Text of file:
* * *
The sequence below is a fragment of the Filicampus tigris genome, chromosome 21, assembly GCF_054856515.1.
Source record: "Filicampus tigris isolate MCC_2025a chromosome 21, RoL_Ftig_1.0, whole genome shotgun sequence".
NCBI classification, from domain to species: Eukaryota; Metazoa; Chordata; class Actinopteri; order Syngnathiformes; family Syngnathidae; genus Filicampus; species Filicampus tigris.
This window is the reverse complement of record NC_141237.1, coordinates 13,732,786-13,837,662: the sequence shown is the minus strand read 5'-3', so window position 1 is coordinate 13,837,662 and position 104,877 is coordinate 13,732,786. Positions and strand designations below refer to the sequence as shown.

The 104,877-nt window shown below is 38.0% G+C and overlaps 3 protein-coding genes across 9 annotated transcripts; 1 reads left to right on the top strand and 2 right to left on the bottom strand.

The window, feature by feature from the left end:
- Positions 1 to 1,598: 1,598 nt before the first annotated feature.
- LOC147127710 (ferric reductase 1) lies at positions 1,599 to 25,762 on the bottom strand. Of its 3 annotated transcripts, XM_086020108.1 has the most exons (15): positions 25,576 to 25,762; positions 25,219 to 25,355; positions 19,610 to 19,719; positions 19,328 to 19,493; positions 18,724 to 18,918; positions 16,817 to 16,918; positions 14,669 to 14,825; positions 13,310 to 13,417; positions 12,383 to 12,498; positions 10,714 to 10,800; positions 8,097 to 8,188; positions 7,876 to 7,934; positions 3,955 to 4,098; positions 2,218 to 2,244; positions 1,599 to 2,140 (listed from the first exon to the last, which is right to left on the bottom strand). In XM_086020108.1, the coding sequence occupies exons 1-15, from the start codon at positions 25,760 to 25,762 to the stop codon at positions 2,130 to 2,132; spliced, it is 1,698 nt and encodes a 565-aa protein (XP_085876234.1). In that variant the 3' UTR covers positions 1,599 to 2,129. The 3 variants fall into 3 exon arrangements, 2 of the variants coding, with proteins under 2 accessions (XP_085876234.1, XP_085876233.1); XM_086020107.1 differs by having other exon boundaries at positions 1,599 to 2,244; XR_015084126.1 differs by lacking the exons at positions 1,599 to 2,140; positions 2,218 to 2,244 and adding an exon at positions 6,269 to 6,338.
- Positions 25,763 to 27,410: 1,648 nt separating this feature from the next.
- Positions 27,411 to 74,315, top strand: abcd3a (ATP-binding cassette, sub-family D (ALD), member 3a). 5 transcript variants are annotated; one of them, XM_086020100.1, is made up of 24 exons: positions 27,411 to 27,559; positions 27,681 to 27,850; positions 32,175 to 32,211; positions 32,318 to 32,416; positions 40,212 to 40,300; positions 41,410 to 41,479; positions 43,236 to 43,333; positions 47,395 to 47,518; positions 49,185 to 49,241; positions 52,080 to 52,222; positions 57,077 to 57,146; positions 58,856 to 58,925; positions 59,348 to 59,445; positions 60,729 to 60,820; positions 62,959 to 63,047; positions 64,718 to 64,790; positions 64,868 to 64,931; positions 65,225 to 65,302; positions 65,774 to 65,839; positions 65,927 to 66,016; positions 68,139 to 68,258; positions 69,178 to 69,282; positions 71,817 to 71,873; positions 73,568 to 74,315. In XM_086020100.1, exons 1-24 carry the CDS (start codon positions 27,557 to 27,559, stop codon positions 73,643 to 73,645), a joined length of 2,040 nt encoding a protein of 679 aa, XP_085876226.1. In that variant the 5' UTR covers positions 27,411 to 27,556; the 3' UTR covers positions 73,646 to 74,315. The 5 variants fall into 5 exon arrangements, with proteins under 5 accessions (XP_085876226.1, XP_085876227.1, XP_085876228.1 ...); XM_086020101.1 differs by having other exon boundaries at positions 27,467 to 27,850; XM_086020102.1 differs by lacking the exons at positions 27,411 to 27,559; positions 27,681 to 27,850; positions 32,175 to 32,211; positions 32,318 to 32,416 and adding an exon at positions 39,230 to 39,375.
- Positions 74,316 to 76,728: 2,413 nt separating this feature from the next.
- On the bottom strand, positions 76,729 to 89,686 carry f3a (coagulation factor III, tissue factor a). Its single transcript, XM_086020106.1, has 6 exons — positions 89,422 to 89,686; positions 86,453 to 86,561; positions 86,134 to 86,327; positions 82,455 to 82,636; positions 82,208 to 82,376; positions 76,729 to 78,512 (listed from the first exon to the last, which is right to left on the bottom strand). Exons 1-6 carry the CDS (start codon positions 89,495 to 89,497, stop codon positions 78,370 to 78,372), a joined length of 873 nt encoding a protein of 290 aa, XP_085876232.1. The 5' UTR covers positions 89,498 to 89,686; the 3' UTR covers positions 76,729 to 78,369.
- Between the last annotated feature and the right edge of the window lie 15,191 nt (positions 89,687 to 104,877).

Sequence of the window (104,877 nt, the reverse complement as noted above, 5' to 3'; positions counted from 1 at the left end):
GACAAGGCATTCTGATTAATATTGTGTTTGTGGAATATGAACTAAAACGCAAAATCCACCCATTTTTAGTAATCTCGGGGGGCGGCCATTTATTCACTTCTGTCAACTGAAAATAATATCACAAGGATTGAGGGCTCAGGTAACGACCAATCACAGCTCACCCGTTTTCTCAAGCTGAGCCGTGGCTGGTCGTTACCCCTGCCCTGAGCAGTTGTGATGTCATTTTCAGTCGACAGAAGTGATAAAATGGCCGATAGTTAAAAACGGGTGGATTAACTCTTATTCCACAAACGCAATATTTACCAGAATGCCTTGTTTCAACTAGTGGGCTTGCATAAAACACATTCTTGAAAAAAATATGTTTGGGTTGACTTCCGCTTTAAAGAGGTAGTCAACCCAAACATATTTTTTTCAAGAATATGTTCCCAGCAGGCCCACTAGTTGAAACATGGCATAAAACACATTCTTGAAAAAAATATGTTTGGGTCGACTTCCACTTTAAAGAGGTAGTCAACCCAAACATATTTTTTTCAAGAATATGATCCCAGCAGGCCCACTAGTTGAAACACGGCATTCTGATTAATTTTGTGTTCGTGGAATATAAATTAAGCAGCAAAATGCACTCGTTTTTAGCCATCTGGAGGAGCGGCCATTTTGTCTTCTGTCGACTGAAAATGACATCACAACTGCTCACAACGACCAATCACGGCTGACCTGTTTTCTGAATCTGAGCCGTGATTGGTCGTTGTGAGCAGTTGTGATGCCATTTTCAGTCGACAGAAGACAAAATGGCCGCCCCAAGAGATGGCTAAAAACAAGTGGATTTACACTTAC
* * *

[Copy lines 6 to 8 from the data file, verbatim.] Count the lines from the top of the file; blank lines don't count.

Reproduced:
The window, feature by feature from the left end:
- Positions 1 to 1,598: 1,598 nt before the first annotated feature.
- LOC147127710 (ferric reductase 1) lies at positions 1,599 to 25,762 on the bottom strand. Of its 3 annotated transcripts, XM_086020108.1 has the most exons (15): positions 25,576 to 25,762; positions 25,219 to 25,355; positions 19,610 to 19,719; positions 19,328 to 19,493; positions 18,724 to 18,918; positions 16,817 to 16,918; positions 14,669 to 14,825; positions 13,310 to 13,417; positions 12,383 to 12,498; positions 10,714 to 10,800; positions 8,097 to 8,188; positions 7,876 to 7,934; positions 3,955 to 4,098; positions 2,218 to 2,244; positions 1,599 to 2,140 (listed from the first exon to the last, which is right to left on the bottom strand). In XM_086020108.1, the coding sequence occupies exons 1-15, from the start codon at positions 25,760 to 25,762 to the stop codon at positions 2,130 to 2,132; spliced, it is 1,698 nt and encodes a 565-aa protein (XP_085876234.1). In that variant the 3' UTR covers positions 1,599 to 2,129. The 3 variants fall into 3 exon arrangements, 2 of the variants coding, with proteins under 2 accessions (XP_085876234.1, XP_085876233.1); XM_086020107.1 differs by having other exon boundaries at positions 1,599 to 2,244; XR_015084126.1 differs by lacking the exons at positions 1,599 to 2,140; positions 2,218 to 2,244 and adding an exon at positions 6,269 to 6,338.